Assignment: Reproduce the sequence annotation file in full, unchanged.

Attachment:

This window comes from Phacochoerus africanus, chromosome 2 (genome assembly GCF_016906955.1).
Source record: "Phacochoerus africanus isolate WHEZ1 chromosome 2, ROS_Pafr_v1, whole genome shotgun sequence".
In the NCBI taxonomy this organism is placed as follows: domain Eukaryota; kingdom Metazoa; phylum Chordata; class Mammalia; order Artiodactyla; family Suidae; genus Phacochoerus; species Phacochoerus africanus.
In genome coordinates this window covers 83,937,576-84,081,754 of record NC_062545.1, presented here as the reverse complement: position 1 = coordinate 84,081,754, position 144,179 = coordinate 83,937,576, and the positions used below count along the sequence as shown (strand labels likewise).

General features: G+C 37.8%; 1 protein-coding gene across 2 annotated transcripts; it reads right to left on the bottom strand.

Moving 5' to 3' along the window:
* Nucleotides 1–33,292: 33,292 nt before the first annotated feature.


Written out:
This window comes from Phacochoerus africanus, chromosome 2 (genome assembly GCF_016906955.1).
Source record: "Phacochoerus africanus isolate WHEZ1 chromosome 2, ROS_Pafr_v1, whole genome shotgun sequence".
In the NCBI taxonomy this organism is placed as follows: domain Eukaryota; kingdom Metazoa; phylum Chordata; class Mammalia; order Artiodactyla; family Suidae; genus Phacochoerus; species Phacochoerus africanus.
In genome coordinates this window covers 83,937,576-84,081,754 of record NC_062545.1, presented here as the reverse complement: position 1 = coordinate 84,081,754, position 144,179 = coordinate 83,937,576, and the positions used below count along the sequence as shown (strand labels likewise).

General features: G+C 37.8%; 1 protein-coding gene across 2 annotated transcripts; it reads right to left on the bottom strand.

Moving 5' to 3' along the window:
* Nucleotides 1–33,292: 33,292 nt before the first annotated feature.